Space, as the name suggests, is mostly empty. However, since the first satellite launch in 1957, mankind began to populate the Earth orbit with all kinds of spacecraft. On the downside, space also became more and more cluttered with trash from defunct or broken up rocket stages and satellites. Moving at speeds of nearly 30,000 km/h, even the tiniest object can pierce a hole through your spacecraft. Therefore, space junk poses a real threat for both manned and unmanned spacecraft and that is why space agencies are increasing their efforts into tracking, avoiding, and getting rid of it.
Earth Orbit is Getting Crowded
According to NASA’s Orbital Debris Program Office (ODPO) Earth orbit currently hosts an estimated number of 500,000 marble-sized debris objects and a whopping 100,000,000 objects of 1 mm or smaller. As shown in the picture here there two main debris fields. While most of the debris is located in low-Earth orbit (LEO) at altitudes of <2000 km, there is also a ring of space junk in geosynchronous orbit (GEO) at an altitude of ~36,000 km.
Space trash includes derelict spacecraft like the Vanguard I satellite which has been in orbit for over 60 years and thus holds the record for the oldest man-made object in space. Other culprits are upper stages of rockets that broke up or exploded, which is why nowadays they are usually “passivated” by venting their unburned fuel.
In 2007, China earned a lot of criticism for blowing up their Fengyun-1C weather satellite as part of a missile test. Together with the accidental collision of the US communications satellite Iridium-33 and the defunct Russian Kosmos 2251 satellite in 2009, these events are responsible for much of the large debris currently located in orbit.
To protect themselves from micrometeorites and orbital debris (MMOD), space crafts use so-called Whipple shields consisting of several thin layers that are spaced apart. Upon impact, the outermost layer shatters the projectile thereby spreading its kinetic energy upon a large area as it passes through. To avoid collisions with known larger objects, spacecraft sometimes have to perform evasive maneuvers.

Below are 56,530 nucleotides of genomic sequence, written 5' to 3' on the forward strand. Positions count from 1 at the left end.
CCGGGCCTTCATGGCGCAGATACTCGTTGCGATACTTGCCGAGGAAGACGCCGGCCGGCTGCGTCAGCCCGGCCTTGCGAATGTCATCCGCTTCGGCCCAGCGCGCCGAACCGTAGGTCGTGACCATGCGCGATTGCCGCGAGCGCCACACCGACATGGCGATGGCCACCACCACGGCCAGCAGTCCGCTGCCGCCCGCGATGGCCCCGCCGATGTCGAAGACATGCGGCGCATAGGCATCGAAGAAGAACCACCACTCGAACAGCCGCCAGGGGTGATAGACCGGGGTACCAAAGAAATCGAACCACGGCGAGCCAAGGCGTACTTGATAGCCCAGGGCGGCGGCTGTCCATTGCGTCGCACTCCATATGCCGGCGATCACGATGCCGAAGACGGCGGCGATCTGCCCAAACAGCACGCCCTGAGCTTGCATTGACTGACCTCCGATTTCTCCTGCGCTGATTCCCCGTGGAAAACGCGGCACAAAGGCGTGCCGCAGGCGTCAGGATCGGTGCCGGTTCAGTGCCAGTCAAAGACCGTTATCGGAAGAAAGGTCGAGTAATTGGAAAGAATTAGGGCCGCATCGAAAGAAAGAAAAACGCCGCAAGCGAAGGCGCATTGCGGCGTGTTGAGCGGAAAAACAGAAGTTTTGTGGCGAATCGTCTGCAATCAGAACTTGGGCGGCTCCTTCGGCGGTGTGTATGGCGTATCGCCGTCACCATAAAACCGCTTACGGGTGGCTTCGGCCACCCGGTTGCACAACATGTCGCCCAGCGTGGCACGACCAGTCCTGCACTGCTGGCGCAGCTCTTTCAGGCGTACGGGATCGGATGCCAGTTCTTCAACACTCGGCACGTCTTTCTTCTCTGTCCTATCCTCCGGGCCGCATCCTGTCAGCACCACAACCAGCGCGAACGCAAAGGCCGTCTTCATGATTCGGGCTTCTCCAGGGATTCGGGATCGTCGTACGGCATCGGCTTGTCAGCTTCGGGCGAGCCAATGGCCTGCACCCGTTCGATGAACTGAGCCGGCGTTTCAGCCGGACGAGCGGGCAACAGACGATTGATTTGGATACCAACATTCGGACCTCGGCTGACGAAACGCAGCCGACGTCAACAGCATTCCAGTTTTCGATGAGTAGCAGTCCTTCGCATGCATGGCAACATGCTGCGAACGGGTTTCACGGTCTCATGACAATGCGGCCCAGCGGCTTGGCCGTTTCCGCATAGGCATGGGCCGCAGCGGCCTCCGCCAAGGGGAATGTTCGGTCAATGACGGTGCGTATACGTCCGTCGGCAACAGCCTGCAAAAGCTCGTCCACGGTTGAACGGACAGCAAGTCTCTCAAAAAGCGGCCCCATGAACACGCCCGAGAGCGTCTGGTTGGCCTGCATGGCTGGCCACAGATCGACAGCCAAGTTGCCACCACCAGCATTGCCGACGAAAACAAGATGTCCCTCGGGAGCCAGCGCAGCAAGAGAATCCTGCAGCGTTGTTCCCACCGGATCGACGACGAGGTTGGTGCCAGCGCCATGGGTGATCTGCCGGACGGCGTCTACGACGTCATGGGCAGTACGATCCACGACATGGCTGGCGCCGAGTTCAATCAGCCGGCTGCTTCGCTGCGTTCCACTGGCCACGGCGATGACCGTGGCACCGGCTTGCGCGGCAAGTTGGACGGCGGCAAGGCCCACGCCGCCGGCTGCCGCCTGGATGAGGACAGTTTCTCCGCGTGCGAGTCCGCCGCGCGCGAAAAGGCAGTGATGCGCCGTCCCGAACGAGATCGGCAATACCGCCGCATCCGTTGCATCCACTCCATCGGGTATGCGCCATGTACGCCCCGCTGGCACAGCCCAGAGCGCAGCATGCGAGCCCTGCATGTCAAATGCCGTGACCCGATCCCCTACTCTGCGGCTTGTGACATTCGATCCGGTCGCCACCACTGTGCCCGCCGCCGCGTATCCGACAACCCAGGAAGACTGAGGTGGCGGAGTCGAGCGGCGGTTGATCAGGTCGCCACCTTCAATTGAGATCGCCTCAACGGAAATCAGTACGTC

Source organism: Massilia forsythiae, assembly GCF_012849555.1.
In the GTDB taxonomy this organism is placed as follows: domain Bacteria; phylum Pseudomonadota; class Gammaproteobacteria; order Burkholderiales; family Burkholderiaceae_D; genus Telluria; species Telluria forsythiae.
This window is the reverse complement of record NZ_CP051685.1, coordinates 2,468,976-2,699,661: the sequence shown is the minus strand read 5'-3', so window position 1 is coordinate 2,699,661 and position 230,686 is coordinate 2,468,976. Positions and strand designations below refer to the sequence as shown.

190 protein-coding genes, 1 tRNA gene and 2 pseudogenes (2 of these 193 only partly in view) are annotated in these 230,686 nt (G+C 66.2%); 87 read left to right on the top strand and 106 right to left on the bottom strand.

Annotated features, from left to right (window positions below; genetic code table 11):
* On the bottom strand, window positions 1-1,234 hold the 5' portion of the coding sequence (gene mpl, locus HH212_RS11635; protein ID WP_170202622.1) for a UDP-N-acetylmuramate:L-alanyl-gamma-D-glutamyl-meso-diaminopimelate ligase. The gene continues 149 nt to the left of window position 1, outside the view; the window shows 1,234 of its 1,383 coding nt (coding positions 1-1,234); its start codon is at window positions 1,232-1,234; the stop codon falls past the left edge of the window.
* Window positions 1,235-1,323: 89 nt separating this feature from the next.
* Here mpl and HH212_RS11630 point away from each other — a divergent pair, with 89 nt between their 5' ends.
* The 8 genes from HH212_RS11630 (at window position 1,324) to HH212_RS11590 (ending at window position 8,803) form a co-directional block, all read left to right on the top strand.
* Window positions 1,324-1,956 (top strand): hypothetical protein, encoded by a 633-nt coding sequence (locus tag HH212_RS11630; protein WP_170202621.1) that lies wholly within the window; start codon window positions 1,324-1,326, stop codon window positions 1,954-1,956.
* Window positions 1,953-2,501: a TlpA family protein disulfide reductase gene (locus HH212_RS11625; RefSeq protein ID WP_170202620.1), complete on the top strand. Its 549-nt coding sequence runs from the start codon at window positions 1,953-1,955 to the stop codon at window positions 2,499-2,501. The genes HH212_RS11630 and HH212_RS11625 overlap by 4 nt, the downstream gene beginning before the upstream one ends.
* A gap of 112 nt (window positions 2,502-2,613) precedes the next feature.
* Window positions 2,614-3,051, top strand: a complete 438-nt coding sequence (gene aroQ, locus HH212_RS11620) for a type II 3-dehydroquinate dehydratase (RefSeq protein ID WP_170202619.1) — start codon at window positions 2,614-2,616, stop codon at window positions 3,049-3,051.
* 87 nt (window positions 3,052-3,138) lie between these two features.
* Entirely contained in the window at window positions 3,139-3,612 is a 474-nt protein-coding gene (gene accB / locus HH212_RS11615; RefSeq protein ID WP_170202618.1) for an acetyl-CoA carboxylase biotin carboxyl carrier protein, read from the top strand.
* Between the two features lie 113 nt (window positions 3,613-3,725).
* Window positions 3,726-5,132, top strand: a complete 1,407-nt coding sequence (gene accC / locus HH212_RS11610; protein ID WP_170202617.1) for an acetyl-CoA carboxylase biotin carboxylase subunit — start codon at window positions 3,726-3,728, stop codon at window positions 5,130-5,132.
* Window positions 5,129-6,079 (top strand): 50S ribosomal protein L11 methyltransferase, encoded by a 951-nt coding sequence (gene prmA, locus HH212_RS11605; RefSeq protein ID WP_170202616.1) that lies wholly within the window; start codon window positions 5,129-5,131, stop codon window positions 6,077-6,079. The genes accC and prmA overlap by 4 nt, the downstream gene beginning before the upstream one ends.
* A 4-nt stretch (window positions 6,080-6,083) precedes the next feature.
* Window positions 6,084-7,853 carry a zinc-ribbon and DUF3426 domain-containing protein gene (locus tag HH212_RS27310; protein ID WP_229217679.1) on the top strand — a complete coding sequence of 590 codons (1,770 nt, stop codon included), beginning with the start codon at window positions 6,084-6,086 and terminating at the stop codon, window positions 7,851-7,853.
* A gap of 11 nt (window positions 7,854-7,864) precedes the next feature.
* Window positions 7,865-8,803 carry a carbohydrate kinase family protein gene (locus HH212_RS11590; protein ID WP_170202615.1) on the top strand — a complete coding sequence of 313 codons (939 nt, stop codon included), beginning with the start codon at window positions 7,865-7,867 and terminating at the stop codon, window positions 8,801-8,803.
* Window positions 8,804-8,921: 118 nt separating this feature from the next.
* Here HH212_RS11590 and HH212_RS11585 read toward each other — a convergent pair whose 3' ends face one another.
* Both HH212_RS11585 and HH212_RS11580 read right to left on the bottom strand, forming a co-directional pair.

For the ISS, such a maneuver is ordered if the chance of impact is greater than 1/10,000 which happens on average once per year. In 2012, a record number of four of such moves had to be performed which are always costly because of the large amount of fuel that needs to be spent. NASA’s space shuttles have frequently been pierced by MMODs, but luckily all of the catastrophic collisions so far have been limited to unmanned spacecraft. One example is that of the French satellite Cerise which was hit in 1996 by part of an Ariane rocket booster. And we’ve already mentioned the Iridum-Kosmos crash.
Keeping Track of All the Junk
It is vital to catalog and track all the junk floating around in orbit to prevent future crashes, and to prevent future crashes from further contributing to the space junk problem. The most comprehensive catalog of space is junk is held by the US Space Surveillance Network (SSN). Currently, they keep track of more than 22,000 man-made objects orbiting Earth that are 10 centimeters or larger.
NASA’s Long Duration Exposure Facility (LDEF) taught us a lot about space debris. It was essentially a target that was left in space for about six years before it was retrieved by the Columbia Space Shuttle in 1990. The LDEF hosted 57 individual scientific experiments designed to study the long-term effects of outer space environment on different materials, electronics and biological samples. Because of its large surface area and long exposure, much statistical information was gained from studying the Swiss cheese pattern that had formed on its surface as shown in the picture.
Cleaning up the Orbit
Plans for the active removal of space debris include the ClearSpace-1 mission of the Swiss startup ClearSpace which was funded by ESA and is planned to launch in 2025. ClearSpace-1 will use robotic arms to capture part of a Vespa (Vega Secondary Payload Adapter) upper stage left in orbit from a previous ESA mission. Both spacecraft will then be deorbited to burn up in the atmosphere. Eventually, the goal is to have a “tow truck” in space that can capture and remove multiple objects with a single mission.
After we have already polluted Earth to a devastating degree it would be nice to not see the same thing happening in space. It would be a shame if the scientific progress and communication technologies enabled by space missions were put to a halt by the Kessler syndrome. With future new mega-constellations of satellites like the Starlink project, this risk is quite imminent.
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